By willalex

Stuff I Wrote in 2014

Ambassador

Ambassador_featuredThis is my first science fiction novel. I babbled about it on John Scalzi’s blog. Kirkus gave it a starred review. The great Héctor Tobar reviewed it for the New York Times. You can find a few sample chapters here.

Short Stories

“The Only Known Law,” Fantasy & Science Fiction, July/August 2014. I chat about the story with C.C. Finlay here.

“Welcome,” Kaleidoscope: Diverse YA Science Fiction & Fantasy Stories, August 2014

Death Comes Sideways to the Mall,” Apex Magazine, March 2014

“The War Between the Water and the Road,” Unstuck #3, February 2014. The Minnesota Center for Book Arts just reprinted this one in an absurdly gorgeous, handmade edition illustrated by Amanda Ritchie, Chan Chau, and Amaya Goldsmith. Here’s a woodblock print of the ghost.

WaterGhost

This picture might show up sideways in your browser. I don’t know why. It’s probably haunted.

So far the only thing I know about 2015 is that Nomad, the sequel to Ambassador, will be out in September.

Happy New Year, everybody. I hope this next circuit around the sun treats you splendidly.

Listen

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“We will need writers who can remember freedom. Poets, visionaries—the realists of a larger reality…Resistance and change often begin in art, and very often in our art—the art of words.” – Ursula K. Le Guin, 2014 National Book Awards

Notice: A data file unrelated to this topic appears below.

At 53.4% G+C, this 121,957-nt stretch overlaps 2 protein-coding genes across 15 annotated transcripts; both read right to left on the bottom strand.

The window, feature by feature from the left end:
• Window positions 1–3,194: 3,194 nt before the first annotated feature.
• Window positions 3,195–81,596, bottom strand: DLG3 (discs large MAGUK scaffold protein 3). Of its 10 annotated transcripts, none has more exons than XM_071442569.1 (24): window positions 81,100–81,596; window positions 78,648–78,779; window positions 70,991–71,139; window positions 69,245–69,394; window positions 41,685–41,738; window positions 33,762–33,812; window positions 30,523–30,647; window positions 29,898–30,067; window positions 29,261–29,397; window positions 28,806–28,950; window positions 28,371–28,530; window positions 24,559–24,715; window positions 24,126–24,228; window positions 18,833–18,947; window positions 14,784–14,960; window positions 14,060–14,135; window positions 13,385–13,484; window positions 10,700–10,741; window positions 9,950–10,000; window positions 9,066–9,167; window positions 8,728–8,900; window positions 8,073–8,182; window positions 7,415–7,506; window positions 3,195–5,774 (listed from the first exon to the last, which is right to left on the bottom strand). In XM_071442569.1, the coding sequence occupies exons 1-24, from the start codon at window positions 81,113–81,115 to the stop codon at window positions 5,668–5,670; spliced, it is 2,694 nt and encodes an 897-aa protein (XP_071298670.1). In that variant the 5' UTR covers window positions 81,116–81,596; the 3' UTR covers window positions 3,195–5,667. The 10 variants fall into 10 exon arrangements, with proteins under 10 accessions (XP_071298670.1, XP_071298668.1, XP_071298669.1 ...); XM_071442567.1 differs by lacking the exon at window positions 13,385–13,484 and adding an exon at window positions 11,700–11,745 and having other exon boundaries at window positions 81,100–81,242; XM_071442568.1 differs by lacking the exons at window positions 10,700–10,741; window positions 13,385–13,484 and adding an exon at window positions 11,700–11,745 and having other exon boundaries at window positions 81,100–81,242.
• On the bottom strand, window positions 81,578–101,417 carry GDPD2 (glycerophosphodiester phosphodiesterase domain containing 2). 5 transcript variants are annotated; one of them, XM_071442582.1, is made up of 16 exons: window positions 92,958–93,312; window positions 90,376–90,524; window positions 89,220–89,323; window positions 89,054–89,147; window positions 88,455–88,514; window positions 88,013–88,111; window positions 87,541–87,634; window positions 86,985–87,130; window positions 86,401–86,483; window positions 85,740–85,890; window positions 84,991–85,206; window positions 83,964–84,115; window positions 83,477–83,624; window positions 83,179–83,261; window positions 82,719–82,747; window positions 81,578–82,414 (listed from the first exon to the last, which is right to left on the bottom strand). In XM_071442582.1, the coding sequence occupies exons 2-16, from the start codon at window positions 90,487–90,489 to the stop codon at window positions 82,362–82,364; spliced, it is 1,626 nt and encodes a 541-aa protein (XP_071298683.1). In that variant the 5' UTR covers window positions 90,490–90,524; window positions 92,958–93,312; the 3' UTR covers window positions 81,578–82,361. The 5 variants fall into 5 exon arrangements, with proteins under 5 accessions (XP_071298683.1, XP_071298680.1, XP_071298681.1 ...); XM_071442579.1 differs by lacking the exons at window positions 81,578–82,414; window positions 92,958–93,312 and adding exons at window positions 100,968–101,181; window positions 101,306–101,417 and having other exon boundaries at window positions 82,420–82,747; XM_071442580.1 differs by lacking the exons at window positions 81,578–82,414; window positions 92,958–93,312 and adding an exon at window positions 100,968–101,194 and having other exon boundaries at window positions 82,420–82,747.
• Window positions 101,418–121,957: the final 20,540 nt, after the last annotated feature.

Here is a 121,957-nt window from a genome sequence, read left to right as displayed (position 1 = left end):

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“I love how much love there is in the world of young adult and children’s literature, and how much deep respect we have for each other, how we know the world wouldn’t be complete without all of our stories in it.” – Jacqueline Woodson, 2014 National Book Awards 

Pain

This mission is what’s been passed down to me — to write stories that have been historically absent in this country’s body of literature, to create mirrors for the people who so rarely see themselves inside contemporary fiction, and windows for those who think we are no more than the stereotypes they’re so afraid of. To give young people — and all people — a sense of this country’s brilliant and brutal history, so that no one ever thinks they can walk onto a stage one evening and laugh at another’s too often painful past. – Jacqueline Woodson, “The Pain of the Watermelon Joke”

Listen

 

Book Launch Countdown

Ambassador will launch at the local planetarium! Join me for stargazing and snag a copy of of the book before anybody else does.

Wednesday, September 17th @ 6:30 pm at Como Elementary Planetarium

The official publication date is the following week, at which point I’ll celebrate further with Addendum Books and the splendid Stu Gibbs.

Monday, September 22nd @ 7:00 pm at Addendum Books

Addendum is an excellent place to find books for kids. Come find books if you happen to be a kid, or if you know any kids, or if you’re wise enough to remember your own kid-hood and still savor such stories.